A guide to drug discovery

Combinatorial compound libraries for drug discovery: an ongoing challenge

Key Points

  • Combinatorial chemistry has been widely adopted by the pharmaceutical industry in the past decade. However, owing to perceived “failures” with this technology, the pharmaceutical industry has been sourcing an increasing proportion of compounds for screening by highly automated traditional solution-phase chemistry followed by HPLC/MS purification.

  • This movement away from solid-phase, numerically large, combinatorial library synthesis results from the current industry view that can be summarized by the following statements:

  • The quantitation of solid-phase chemistry, especially at the single bead level, is very difficult and not generally applicable.

  • Solid-phase chemistry is limiting with respect to the diversity of chemistries that can be carried out, and most of the successful solid-phase chemistries are very dependent on amide bond formation. The non-amide-bond chemistries that have been successfully enabled on solid-phase are few and so well explored that intellectual property issues now compromise their use by others.

  • Encoding strategies associated with library synthesis are unreliable with respect to linking compound identity with assay outcome. Mix-and-split synthesis strategies are precluded for lack of an acceptable encoding methodology, and require single-bead assay methods that are compromised by the quality of solid-phase synthesis.

  • Solid-phase chemistry should be restricted to the synthesis of discrete compounds (parallel synthesis) and include purification of each compound, with a target yield of 10 mg final purified compound.

  • In this article, each of the above issues is addressed in terms of technological developments that might offer a potential solution.


Almost 20 years of combinatorial chemistry have emphasized the power of numbers, a key issue for drug discovery in the current genomic era, in which it has been estimated that there might be more than 10,000 potential targets for which it would be desirable to have small-molecule modulators. Combinatorial chemistry is best described as the industrialization of chemistry; the chemistry has not changed, just the way in which it is now carried out, which is principally by exploiting instrumentation and robotics coupled to the extensive use of computers to efficiently control the process and analyse the vast amounts of resulting data. Many researchers have contributed to the general concepts as well as to the technologies in present use. However, some interesting challenges still remain to be solved, and these are discussed here in the context of the application of combinatorial chemistry to drug discovery.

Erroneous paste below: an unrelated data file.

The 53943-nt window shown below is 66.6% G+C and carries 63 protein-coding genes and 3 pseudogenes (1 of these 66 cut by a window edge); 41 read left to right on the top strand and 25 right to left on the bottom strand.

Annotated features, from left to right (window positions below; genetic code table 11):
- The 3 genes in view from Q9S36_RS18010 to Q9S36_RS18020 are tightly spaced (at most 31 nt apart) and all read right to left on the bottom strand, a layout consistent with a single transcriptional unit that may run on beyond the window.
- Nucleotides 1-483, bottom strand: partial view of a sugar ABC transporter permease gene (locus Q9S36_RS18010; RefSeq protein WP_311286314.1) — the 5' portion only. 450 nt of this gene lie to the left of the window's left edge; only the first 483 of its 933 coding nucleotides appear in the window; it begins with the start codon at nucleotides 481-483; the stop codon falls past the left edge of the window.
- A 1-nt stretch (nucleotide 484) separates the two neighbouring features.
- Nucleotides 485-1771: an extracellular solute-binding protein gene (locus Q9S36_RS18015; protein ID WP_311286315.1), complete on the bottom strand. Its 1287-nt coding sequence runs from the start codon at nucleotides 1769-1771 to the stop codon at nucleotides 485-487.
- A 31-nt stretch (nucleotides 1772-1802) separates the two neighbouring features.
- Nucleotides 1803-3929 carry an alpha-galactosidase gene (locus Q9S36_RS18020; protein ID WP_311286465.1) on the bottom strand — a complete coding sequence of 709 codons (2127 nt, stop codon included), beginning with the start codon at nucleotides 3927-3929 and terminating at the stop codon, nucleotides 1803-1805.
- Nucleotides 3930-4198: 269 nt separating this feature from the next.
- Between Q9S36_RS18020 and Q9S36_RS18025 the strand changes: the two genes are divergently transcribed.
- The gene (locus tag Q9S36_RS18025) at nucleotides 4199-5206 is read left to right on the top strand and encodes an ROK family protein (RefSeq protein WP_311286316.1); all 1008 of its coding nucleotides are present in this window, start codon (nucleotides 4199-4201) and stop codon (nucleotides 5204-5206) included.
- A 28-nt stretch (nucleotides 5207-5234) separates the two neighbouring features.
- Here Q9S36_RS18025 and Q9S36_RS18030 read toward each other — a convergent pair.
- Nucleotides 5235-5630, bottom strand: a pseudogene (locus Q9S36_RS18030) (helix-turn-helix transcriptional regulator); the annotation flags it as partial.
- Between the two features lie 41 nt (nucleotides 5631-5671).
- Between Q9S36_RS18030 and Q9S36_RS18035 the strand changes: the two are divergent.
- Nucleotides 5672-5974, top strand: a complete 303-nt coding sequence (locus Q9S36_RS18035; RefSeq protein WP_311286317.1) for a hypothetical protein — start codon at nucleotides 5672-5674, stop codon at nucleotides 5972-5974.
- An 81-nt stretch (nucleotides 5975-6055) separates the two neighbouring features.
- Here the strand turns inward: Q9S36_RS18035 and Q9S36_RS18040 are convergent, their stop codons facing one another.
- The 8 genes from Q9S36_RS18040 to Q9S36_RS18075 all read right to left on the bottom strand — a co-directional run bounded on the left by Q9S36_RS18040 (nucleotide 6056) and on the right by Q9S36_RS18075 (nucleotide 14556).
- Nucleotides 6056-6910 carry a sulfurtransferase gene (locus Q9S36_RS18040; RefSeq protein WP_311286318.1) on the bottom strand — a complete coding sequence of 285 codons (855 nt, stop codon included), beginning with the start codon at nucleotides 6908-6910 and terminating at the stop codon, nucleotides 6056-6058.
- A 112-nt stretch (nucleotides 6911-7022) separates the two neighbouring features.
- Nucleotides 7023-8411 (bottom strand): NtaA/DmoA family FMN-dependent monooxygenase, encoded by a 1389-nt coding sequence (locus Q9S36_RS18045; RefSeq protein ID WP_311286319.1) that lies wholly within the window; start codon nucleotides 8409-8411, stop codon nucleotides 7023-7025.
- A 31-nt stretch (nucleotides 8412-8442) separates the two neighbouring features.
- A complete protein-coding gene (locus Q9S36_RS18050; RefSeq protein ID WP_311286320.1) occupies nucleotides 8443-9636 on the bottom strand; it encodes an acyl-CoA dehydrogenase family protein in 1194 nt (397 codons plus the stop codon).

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Figure 1: Analytical constructs for combinatorial chemistry.
Figure 2: Product analysis using an analytical construct.
Figure 3: Assay operation using an analytical construct.
Figure 4: Optimization of reaction protocols using an analytical-construct approach.
Figure 5: An example of a complete process using the analytical-construct approach.
Figure 6: Encoding strategies.
Figure 7: Assembly of the code block.
Figure 8: Procedure for solution-phase assays with encoded bead-based libraries.
Figure 9: Decoding data using a statistical approach.


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The authors would like to thank the members of the Diversity Sciences Department at GlaxoSmithKline for the fine work carried out on this technology over the period 1993–2001.

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Correspondence to H. Mario Geysen.

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In solid-phase synthesis, the compounds being made are attached (usually by a linker group) to insoluble, functionalized, polymeric material (usually beads), allowing them to be readily separated (by filtration, centrifugation, and so on) from excess reagents, soluble reaction by-products or solvents.


Strategy to identify members of a combinatorial bead-based library. A surrogate analyte is associated with each member of the combinatorial library. This is often achieved by the use of tags attached to the beads on which the library members are assembled, which allows the reaction history of each bead to be determined.


The solid support (for example, beads) is divided into portions, each of which is subjected to reaction with a single monomer. Combining these portions results in a single batch of solid support bearing a mixture of components. Repetition of the divide, couple, recombine processes results in a library in which each discrete particle of solid support carries a single library member.


The knowledge that an even number of code peaks (usually four or six) indicates whether or not a reaction product has overwritten one of the peaks. Should this occur, it is still possible to read the code by inference, providing only one overwriting event has occurred.

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Mario Geysen, H., Schoenen, F., Wagner, D. et al. Combinatorial compound libraries for drug discovery: an ongoing challenge. Nat Rev Drug Discov 2, 222–230 (2003). https://doi.org/10.1038/nrd1035

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